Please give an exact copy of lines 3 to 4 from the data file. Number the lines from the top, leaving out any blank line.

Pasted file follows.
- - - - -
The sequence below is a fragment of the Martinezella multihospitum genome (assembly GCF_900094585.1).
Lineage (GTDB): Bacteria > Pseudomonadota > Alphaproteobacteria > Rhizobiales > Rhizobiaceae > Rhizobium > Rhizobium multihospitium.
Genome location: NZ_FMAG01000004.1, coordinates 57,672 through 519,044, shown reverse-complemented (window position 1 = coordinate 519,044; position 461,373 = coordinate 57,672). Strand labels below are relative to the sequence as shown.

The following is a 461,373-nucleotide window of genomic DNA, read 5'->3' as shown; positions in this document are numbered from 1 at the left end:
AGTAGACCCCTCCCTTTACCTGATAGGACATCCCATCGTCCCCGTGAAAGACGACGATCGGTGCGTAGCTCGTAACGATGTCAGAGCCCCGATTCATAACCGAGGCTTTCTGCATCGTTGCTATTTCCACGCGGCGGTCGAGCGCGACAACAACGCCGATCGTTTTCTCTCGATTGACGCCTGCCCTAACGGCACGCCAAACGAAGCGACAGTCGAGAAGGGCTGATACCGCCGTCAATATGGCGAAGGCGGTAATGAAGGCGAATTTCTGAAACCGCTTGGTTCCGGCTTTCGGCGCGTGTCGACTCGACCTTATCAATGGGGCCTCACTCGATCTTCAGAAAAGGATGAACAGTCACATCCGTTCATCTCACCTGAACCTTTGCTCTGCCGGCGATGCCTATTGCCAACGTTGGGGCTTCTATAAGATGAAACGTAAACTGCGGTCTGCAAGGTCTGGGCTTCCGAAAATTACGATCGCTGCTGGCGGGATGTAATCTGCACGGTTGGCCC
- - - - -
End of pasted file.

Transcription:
Genome location: NZ_FMAG01000004.1, coordinates 57,672 through 519,044, shown reverse-complemented (window position 1 = coordinate 519,044; position 461,373 = coordinate 57,672). Strand labels below are relative to the sequence as shown.

The following is a 461,373-nucleotide window of genomic DNA, read 5'->3' as shown; positions in this document are numbered from 1 at the left end: